How Did The Last Surviving British Battleship End Up In Japan?

How Did The Last Surviving British Battleship End Up In Japan? | World War Wings Videos

(Photo by Keystone/Getty Images)


For over a century the Royal Navy was touted as the finest in the world. Constant innovations in technology, strict training of crews and weaponry put the British Navy ahead of its competition. Sadly, the methods of the Royal Navy don’t call for preservation and only one of their battleships exists and it is located in Japan.

(Photo by Hulton Archive/Getty Images)

In the late 1890s, Japan was transitioning from a small isolated nation into a more industrialized state. Japan knew that along with industrialization their military must evolve as well. Japan took inspiration from the Royal Navy, which was setting the standard for warfare at sea. The Imperial Japanese Navy copied the Royal Navy’s presentation down to the uniforms of their sailors.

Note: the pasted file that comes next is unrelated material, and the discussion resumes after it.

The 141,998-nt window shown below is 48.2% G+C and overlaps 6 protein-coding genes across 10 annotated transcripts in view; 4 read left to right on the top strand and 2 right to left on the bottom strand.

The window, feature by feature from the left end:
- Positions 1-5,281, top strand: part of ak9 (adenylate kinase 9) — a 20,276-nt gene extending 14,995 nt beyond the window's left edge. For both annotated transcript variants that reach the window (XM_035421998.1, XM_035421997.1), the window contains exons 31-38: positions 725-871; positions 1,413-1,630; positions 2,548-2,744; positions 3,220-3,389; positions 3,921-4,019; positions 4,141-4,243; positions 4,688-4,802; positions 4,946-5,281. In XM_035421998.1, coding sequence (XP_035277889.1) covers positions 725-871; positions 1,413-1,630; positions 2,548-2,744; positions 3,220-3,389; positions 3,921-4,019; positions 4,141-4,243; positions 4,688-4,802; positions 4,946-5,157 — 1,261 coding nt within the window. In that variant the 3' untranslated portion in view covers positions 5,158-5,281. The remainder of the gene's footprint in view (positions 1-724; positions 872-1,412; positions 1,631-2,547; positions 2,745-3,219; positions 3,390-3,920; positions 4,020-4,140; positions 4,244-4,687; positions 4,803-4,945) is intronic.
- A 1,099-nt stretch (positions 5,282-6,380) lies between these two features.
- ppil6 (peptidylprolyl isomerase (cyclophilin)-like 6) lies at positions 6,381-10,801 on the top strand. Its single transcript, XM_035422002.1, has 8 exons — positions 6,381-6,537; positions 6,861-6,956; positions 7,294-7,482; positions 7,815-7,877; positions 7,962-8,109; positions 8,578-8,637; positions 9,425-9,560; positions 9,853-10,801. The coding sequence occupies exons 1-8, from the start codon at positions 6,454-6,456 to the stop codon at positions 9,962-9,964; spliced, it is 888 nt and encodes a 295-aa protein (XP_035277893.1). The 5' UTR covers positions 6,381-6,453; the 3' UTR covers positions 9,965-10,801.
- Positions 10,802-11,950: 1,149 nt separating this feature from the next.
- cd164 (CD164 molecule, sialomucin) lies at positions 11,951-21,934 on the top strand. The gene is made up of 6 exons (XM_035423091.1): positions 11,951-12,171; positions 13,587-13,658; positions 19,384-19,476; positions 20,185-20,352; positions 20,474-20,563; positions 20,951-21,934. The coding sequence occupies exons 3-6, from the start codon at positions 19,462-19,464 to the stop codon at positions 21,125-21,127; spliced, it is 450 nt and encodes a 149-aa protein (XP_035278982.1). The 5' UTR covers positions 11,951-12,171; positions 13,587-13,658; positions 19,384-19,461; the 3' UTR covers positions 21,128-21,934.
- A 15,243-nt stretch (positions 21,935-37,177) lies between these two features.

(Photo by Photo12/UIG via Getty Images)

The Imperial Japanese Navy lacked the capability to construct advanced warships of their own, so they instead purchased one from Great Britain. In 1902, the IJN was presented with the Mikasa which served as the flagship of Admiral Tōgō Heihachirō.

Crown Prince Hirohito of Japan (left) and Admiral Togo Heihachiro aboard the Japanese ship Mikasa, February 12th, 1920. (Photo by Keystone/Hulton Archive/Getty Images)

The Mikasa took part in the Russo-Japan War of 1904-1905 which resulted in the first Japanese victory over a European nation. This victory was not long-lived, six days later one of the Mikasa’s magazines exploded killing 250 crewmen and sinking the battleship. The vessel was raised and restored a year later and equipped with improved guns.

The Mikasa served in World War I and later conflicts in the Russian Civil War. However, due to the Washinton Naval Treaty which restricted the size of the Japanese Navy, the Mikasa was decommissioned. Now the once powerful vessel serves as a museum outside of Yokosuka. Mark Felton Productions takes a closer look at the history of Britain’s only remaining battleship.

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